UT Knoxville physics professor Jim Thompson and research assistant professor Yuri L. Zuev have won R&D Magazine’s “R&D 100 Award” in the Electrical Equipment category for their work on “Superconducting Wires by Expitaxial Growth on SSIFFS (Structural, Single-Crystal, Faceted, Fibers).” Along with their colleagues, Thompson and Zuev created and tested a kind of superconducting wire that makes electricity transfer more efficient.
The team of researchers from UT and Oak Ridge National Laboratory created a round, narrow, single-crystal superconducting wire that is the first of its kind. While previous designs could exist only as a single strand, this wire is flexible enough to be twisted into a bundle, making it more useful to conduct larger amounts of electricity over greater distances.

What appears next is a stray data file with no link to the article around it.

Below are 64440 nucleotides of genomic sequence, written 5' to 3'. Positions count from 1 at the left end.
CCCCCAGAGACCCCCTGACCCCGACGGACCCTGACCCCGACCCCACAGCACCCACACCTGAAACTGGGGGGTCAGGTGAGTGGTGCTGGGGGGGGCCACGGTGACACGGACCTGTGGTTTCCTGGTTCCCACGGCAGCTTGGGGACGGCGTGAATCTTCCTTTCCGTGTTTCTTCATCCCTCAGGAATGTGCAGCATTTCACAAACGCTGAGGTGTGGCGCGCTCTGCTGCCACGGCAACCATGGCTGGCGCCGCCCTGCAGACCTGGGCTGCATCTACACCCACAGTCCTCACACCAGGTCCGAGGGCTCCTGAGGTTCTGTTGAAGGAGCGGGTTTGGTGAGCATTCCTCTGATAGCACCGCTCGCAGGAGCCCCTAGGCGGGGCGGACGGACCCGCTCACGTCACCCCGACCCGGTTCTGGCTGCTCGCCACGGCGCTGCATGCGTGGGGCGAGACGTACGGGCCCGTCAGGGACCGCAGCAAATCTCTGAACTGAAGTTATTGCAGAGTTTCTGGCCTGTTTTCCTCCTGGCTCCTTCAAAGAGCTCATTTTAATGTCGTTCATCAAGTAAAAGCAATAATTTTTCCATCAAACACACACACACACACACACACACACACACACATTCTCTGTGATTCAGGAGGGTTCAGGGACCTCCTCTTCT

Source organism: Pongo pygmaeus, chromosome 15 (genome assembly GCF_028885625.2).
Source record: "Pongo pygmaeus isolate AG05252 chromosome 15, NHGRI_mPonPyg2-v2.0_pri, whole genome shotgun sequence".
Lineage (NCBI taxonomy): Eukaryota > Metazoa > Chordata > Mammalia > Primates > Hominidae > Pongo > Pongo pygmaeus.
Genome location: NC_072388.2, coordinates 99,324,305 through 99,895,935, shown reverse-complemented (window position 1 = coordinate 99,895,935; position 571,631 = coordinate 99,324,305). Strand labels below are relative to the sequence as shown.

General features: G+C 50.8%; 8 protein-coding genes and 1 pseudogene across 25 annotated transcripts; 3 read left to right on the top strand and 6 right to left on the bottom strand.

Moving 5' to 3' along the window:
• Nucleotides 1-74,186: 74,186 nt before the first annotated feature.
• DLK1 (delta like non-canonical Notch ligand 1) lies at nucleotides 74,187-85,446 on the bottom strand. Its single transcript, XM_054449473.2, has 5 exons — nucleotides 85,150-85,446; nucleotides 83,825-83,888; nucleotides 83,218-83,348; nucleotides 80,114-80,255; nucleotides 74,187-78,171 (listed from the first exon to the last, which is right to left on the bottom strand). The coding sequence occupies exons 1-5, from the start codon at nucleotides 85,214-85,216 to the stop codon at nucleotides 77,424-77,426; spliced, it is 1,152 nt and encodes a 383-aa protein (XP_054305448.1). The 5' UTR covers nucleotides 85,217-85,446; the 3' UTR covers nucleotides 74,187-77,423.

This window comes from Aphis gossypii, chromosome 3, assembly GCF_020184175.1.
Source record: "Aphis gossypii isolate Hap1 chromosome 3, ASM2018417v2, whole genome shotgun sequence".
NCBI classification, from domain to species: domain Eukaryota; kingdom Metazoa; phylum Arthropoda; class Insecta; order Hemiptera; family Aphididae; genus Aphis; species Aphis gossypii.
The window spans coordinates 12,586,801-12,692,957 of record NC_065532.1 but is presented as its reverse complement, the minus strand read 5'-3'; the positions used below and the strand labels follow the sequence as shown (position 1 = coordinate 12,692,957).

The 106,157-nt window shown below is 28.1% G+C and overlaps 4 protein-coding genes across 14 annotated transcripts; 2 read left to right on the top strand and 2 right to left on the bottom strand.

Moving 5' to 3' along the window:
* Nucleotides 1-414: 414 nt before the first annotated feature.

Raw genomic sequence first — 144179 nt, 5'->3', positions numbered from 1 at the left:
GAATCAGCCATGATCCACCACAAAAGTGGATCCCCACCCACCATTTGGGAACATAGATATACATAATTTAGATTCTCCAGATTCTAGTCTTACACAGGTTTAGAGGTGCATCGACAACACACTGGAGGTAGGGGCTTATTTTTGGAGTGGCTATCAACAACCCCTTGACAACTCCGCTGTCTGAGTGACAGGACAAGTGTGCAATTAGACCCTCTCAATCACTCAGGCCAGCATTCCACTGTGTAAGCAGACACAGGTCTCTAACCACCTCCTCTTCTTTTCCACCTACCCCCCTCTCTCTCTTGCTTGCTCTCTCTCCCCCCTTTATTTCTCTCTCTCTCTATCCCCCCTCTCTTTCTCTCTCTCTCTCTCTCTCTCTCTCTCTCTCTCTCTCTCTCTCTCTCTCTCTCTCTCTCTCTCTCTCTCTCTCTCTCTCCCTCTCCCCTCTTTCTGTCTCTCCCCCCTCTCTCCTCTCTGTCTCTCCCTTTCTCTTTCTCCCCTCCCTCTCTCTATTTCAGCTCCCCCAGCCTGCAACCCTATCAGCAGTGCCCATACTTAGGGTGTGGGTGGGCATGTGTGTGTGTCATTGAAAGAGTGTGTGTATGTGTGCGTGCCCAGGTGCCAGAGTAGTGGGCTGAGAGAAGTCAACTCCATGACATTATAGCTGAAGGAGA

Thompson wants to use superconductivity to make the items we use every day more energy efficient. When electricity moves through traditional wires, a great deal of its energy is lost in transit. Superconducting materials can reduce or eliminate that loss. Other team members included Amit Goyal, Eliot Specht, Claudia Cantoni and Dominic Lee of ORNL and Sung Hun Wee of the UT Department of Materials Science and Engineering.